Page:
You can practically do it in your sleep!

Let’s talk about celery…

OK, so clearly it contains loads of water and that’s always good. However, if we look at the vitamins and minerals: A, B2, B3, B5, B6, B12, C, K, potassium, manganese, copper, phosphorus, magnesium and calcium are amongst the long list associated with this humble vegetable.

 

Moving along more scientifically, celery is a rich source of flavonoids which studies have shown lower inflammation as well as reducing the risk of heart disease, enhancing the immune system and inhibiting the growth of abnormal cancer-causing cells! It also contains something called pectin-based polysaccharides – including apiuman (I’m out of my depth here) which appear to have special importance in producing anti-inflammatory benefits, with studies demonstrating improved integrity of the stomach lining, decreased risk of stomach ulcers and better control of levels of stomach secretions!

Because chronic oxidative stress and excessive inflammation are key risk factors in the development of many cancer types, it’s not surprising that scientists are interested in the potential benefits of celery intake for cancer prevention. While there is speculation about celery benefits for stomach cancer, colon cancer, and bladder cancer, there are as yet no actual human research studies in any of these areas. Hopefully, future research studies will address the potential cancer-related benefits of celery much more closely.

My vote is that it has to be good for you and that this simple soup is a great way to get your quota!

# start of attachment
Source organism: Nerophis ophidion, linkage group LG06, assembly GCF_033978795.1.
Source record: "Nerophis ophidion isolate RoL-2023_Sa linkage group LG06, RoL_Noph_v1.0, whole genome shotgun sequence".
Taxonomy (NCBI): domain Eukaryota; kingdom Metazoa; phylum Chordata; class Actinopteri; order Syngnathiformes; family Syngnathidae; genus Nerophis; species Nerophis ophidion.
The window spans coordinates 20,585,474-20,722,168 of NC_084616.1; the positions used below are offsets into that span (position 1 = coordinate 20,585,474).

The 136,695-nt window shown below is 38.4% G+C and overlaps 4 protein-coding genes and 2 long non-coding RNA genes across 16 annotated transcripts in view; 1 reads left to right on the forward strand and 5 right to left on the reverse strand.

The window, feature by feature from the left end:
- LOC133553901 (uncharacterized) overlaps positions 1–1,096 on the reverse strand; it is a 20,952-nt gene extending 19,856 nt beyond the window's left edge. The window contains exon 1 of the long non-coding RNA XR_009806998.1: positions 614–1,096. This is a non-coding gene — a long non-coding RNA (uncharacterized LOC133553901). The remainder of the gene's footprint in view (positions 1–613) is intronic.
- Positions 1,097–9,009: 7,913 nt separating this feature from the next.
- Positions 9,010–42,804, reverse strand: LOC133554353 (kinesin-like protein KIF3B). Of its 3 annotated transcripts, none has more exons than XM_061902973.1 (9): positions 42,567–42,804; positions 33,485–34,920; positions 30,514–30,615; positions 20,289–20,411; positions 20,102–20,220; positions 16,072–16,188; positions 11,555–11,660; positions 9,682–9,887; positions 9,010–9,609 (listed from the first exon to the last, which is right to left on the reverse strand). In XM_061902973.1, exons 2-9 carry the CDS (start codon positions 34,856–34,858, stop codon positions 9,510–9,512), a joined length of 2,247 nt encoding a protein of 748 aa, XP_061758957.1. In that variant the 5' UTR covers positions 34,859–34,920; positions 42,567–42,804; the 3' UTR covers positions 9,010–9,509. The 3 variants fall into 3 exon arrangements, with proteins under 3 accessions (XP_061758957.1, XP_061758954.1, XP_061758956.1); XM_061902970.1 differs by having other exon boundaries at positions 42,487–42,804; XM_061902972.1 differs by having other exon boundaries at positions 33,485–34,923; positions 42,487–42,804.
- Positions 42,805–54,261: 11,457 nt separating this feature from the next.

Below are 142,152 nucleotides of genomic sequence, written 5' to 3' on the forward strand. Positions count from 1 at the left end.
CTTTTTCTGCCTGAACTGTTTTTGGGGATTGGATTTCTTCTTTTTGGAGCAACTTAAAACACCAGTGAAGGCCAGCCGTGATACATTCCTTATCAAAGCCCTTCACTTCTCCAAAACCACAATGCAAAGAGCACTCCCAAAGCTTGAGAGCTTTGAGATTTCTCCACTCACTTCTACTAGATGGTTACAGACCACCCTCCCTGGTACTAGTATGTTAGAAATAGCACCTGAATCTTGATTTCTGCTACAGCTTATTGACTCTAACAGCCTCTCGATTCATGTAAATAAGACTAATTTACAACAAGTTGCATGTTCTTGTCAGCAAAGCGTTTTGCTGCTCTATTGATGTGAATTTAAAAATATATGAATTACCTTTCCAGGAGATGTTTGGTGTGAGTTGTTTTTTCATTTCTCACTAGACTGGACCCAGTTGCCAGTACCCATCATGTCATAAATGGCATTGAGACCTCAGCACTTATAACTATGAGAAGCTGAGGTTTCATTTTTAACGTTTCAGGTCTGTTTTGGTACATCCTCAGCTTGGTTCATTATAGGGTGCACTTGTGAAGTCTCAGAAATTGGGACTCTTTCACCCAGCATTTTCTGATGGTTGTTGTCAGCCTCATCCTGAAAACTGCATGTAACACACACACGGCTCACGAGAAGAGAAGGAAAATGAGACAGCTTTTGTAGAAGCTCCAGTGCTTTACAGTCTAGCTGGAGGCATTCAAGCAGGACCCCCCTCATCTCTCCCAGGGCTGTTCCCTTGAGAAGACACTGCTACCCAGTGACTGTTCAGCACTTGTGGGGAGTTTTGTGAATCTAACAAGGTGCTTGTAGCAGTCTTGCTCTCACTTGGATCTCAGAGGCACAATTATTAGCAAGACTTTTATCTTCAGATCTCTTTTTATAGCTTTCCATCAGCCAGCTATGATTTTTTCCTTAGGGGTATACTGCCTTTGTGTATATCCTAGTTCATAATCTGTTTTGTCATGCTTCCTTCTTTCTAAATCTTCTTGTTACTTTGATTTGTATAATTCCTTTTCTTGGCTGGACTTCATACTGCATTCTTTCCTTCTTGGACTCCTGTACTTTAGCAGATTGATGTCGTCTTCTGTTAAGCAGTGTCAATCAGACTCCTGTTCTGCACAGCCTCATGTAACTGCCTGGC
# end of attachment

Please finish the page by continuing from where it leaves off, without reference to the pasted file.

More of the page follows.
Red Lentil, Chickpea and Chilli Soup

This is a really wonderful soup, especially when it’s soooo cold out there! The spice provided by the cumin seeds and chilli make you feel all warm inside and give the soup a hint of the Middle-East; then there’s the contrasting fresh kick of the coriander. It’s robust, thick, filling and packed with flavour, it’s also really cheap, very fast and simple. And finally, no naughty ingredients so if you’re doing that whole January dieting thing, this fits in perfectly but tastes fantastic!

Serves 4 – 6

What you need…

850ml water, boiled, straight from the kettle

2 vegetable stock pots (I use Knorr)

2 teaspoons cumin seeds

Pinch of hot chilli powder

Splash rapeseed oil

1 red onion, roughly chopped

140g red lentils

400g can chopped tomatoes

½ 400g can chickpeas (drain and freeze the rest for another time)

Handful fresh coriander, roughly chopped plus some to scatter over the top

What to do…

Make vegetable stock by filling a large jug up to 850ml with boiling water and drop in the two vegetable stock pots. Use a balloon whisk to dissolve and mix in the stock pots.

In a large saucepan, dry-fry the cumin seeds for about a minute or until they start jumping around the pan! Add the chilli powder and give it a quick stir. Then, splash in some rapeseed oil together with the onion and cook for a further 5 minutes on a moderate heat. Stir in the lentils, stock and tomatoes, then bring to the boil. Simmer for 15 minutes.

Chuck in the chickpeas and coriander and then put all the soup ingredients into the blender jug of your food processor. Whizz until the soup is a lovely thick and smooth purée.

Pour into soup bowls or mugs and enjoy the heat and sunshine that emanates from your red lentil, chickpea and chilli soup – lovely.

Inspired by…

www.bbcgoodfood.com

How easy…

Childs’ Play!